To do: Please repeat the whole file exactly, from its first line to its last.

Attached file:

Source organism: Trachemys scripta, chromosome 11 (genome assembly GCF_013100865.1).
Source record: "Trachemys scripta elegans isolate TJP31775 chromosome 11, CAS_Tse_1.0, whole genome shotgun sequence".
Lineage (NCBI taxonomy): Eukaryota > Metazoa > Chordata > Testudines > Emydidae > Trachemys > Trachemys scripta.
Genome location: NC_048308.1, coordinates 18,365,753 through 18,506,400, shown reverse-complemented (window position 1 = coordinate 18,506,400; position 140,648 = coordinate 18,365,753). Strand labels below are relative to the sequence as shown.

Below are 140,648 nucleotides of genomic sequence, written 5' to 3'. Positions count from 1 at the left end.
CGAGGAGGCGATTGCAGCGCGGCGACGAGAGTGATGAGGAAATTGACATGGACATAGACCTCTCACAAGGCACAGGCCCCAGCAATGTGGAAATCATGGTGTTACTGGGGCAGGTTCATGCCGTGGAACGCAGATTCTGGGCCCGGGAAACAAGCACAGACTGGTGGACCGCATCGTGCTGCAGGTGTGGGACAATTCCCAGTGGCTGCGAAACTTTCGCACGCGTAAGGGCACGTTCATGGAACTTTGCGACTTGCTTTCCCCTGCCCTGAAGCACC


Source organism: Trachemys scripta, chromosome 11 (genome assembly GCF_013100865.1).
Source record: "Trachemys scripta elegans isolate TJP31775 chromosome 11, CAS_Tse_1.0, whole genome shotgun sequence".
Lineage (NCBI taxonomy): Eukaryota > Metazoa > Chordata > Testudines > Emydidae > Trachemys > Trachemys scripta.
Genome location: NC_048308.1, coordinates 18,365,753 through 18,506,400, shown reverse-complemented (window position 1 = coordinate 18,506,400; position 140,648 = coordinate 18,365,753). Strand labels below are relative to the sequence as shown.

Below are 140,648 nucleotides of genomic sequence, written 5' to 3'. Positions count from 1 at the left end.
CGAGGAGGCGATTGCAGCGCGGCGACGAGAGTGATGAGGAAATTGACATGGACATAGACCTCTCACAAGGCACAGGCCCCAGCAATGTGGAAATCATGGTGTTACTGGGGCAGGTTCATGCCGTGGAACGCAGATTCTGGGCCCGGGAAACAAGCACAGACTGGTGGACCGCATCGTGCTGCAGGTGTGGGACAATTCCCAGTGGCTGCGAAACTTTCGCACGCGTAAGGGCACGTTCATGGAACTTTGCGACTTGCTTTCCCCTGCCCTGAAGCACC